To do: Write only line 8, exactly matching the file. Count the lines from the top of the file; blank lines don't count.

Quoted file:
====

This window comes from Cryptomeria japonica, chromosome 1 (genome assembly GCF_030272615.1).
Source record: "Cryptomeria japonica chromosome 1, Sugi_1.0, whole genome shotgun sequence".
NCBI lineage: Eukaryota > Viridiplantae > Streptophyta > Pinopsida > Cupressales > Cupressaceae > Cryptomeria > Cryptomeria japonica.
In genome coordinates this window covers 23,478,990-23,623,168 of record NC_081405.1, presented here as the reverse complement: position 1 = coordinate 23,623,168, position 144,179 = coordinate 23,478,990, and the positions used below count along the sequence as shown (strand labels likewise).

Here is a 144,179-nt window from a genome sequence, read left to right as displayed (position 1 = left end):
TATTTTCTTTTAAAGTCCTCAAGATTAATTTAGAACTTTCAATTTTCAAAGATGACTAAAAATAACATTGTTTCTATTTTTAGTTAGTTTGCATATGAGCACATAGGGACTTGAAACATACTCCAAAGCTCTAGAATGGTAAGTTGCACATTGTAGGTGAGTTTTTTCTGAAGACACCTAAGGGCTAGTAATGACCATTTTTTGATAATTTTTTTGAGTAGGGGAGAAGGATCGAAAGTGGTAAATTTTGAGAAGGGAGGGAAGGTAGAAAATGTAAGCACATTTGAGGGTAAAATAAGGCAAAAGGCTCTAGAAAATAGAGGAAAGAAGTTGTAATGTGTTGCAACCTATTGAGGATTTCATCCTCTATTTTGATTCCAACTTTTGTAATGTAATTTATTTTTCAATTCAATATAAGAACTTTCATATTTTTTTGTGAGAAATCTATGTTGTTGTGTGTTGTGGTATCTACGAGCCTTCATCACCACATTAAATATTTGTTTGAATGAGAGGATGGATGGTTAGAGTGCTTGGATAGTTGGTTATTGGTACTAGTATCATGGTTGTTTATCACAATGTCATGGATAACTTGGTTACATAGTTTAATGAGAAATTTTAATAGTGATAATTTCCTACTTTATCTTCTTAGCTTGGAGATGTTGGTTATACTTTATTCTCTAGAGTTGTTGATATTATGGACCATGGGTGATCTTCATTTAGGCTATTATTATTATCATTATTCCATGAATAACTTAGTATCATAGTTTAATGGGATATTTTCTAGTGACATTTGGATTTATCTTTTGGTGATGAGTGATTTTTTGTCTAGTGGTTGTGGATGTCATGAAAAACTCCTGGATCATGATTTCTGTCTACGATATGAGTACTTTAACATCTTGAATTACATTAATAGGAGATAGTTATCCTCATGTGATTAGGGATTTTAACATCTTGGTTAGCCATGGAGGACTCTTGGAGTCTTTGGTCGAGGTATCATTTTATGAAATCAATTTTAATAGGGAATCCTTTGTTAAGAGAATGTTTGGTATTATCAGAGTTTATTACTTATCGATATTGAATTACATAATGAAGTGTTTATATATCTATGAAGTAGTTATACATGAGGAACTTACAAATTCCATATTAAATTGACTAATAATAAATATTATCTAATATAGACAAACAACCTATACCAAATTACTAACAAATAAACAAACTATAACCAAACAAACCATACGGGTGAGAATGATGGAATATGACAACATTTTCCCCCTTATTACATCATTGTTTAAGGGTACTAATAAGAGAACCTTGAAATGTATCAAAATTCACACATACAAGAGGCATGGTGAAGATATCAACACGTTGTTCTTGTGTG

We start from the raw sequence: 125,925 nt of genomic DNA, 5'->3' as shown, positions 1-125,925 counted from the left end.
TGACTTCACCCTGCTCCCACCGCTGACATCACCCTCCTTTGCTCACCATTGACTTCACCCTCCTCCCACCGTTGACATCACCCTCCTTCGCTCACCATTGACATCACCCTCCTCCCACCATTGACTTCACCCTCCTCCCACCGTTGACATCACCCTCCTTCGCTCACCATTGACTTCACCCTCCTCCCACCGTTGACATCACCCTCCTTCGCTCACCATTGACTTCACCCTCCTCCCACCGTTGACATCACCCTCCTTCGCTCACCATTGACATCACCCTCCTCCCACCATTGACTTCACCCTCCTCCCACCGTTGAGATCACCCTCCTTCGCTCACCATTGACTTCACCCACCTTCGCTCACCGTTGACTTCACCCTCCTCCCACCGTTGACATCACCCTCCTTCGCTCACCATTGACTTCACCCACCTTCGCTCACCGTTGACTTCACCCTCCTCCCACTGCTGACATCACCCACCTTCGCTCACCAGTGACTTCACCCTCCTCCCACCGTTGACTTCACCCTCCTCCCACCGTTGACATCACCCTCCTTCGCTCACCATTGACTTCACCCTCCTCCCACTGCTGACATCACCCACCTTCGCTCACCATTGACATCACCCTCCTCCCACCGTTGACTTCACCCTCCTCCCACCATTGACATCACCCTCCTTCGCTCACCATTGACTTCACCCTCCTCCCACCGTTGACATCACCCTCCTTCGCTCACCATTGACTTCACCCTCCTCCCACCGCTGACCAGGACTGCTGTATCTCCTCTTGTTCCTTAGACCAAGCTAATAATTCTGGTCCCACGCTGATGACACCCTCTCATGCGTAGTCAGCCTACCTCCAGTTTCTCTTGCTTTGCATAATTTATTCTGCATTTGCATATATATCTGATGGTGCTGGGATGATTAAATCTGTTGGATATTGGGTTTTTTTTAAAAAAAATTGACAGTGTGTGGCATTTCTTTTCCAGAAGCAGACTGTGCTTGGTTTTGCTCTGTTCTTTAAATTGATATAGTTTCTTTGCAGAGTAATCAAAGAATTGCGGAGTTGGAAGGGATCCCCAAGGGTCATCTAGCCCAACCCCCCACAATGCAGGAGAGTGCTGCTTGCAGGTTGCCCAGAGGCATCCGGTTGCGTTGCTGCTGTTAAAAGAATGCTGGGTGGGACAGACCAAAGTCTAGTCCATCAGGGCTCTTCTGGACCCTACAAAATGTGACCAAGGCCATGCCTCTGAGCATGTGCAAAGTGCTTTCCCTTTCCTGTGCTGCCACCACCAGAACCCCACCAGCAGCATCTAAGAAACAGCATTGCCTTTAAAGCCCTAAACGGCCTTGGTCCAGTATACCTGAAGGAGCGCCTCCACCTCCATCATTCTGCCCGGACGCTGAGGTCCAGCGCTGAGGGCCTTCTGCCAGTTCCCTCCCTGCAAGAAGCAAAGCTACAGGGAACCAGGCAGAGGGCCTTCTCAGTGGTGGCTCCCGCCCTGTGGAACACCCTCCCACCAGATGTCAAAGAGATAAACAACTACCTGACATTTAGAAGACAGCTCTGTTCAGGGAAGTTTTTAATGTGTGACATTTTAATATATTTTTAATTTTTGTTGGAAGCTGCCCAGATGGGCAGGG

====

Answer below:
TGACTTCACCCTGCTCCCACCGCTGACATCACCCTCCTTTGCTCACCATTGACTTCACCCTCCTCCCACCGTTGACATCACCCTCCTTCGCTCACCATTGACATCACCCTCCTCCCACCATTGACTTCACCCTCCTCCCACCGTTGACATCACCCTCCTTCGCTCACCATTGACTTCACCCTCCTCCCACCGTTGACATCACCCTCCTTCGCTCACCATTGACTTCACCCTCCTCCCACCGTTGACATCACCCTCCTTCGCTCACCATTGACATCACCCTCCTCCCACCATTGACTTCACCCTCCTCCCACCGTTGAGATCACCCTCCTTCGCTCACCATTGACTTCACCCACCTTCGCTCACCGTTGACTTCACCCTCCTCCCACCGTTGACATCACCCTCCTTCGCTCACCATTGACTTCACCCACCTTCGCTCACCGTTGACTTCACCCTCCTCCCACTGCTGACATCACCCACCTTCGCTCACCAGTGACTTCACCCTCCTCCCACCGTTGACTTCACCCTCCTCCCACCGTTGACATCACCCTCCTTCGCTCACCATTGACTTCACCCTCCTCCCACTGCTGACATCACCCACCTTCGCTCACCATTGACATCACCCTCCTCCCACCGTTGACTTCACCCTCCTCCCACCATTGACATCACCCTCCTTCGCTCACCATTGACTTCACCCTCCTCCCACCGTTGACATCACCCTCCTTCGCTCACCATTGACTTCACCCTCCTCCCACCGCTGACCAGGACTGCTGTATCTCCTCTTGTTCCTTAGACCAAGCTAATAATTCTGGTCCCACGCTGATGACACCCTCTCATGCGTAGTCAGCCTACCTCCAGTTTCTCTTGCTTTGCATAATTTATTCTGCATTTGCATATATATCTGATGGTGCTGGGATGATTAAATCTGTTGGATATTGGGTTTTTTTTAAAAAAAATTGACAGTGTGTGGCATTTCTTTTCCAGAAGCAGACTGTGCTTGGTTTTGCTCTGTTCTTTAAATTGATATAGTTTCTTTGCAGAGTAATCAAAGAATTGCGGAGTTGGAAGGGATCCCCAAGGGTCATCTAGCCCAACCCCCCACAATGCAGGAGAGTGCTGCTTGCAGGTTGCCCAGAGGCATCCGGTTGCGTTGCTGCTGTTAAAAGAATGCTGGGTGGGACAGACCAAAGTCTAGTCCATCAGGGCTCTTCTGGACCCTACAAAATGTGACCAAGGCCATGCCTCTGAGCATGTGCAAAGTGCTTTCCCTTTCCTGTGCTGCCACCACCAGAACCCCACCAGCAGCATCTAAGAAACAGCATTGCCTTTAAAGCCCTAAACGGCCTTGGTCCAGTATACCTGAAGGAGCGCCTCCACCTCCATCATTCTGCCCGGACGCTGAGGTCCAGCGCTGAGGGCCTTCTGCCAGTTCCCTCCCTGCAAGAAGCAAAGCTACAGGGAACCAGGCAGAGGGCCTTCTCAGTGGTGGCTCCCGCCCTGTGGAACACCCTCCCACCAGATGTCAAAGAGATAAACAACTACCTGACATTTAGAAGACAGCTCTGTTCAGGGAAGTTTTTAATGTGTGACATTTTAATATATTTTTAATTTTTGTTGGAAGCTGCCCAGATGGGCAGGG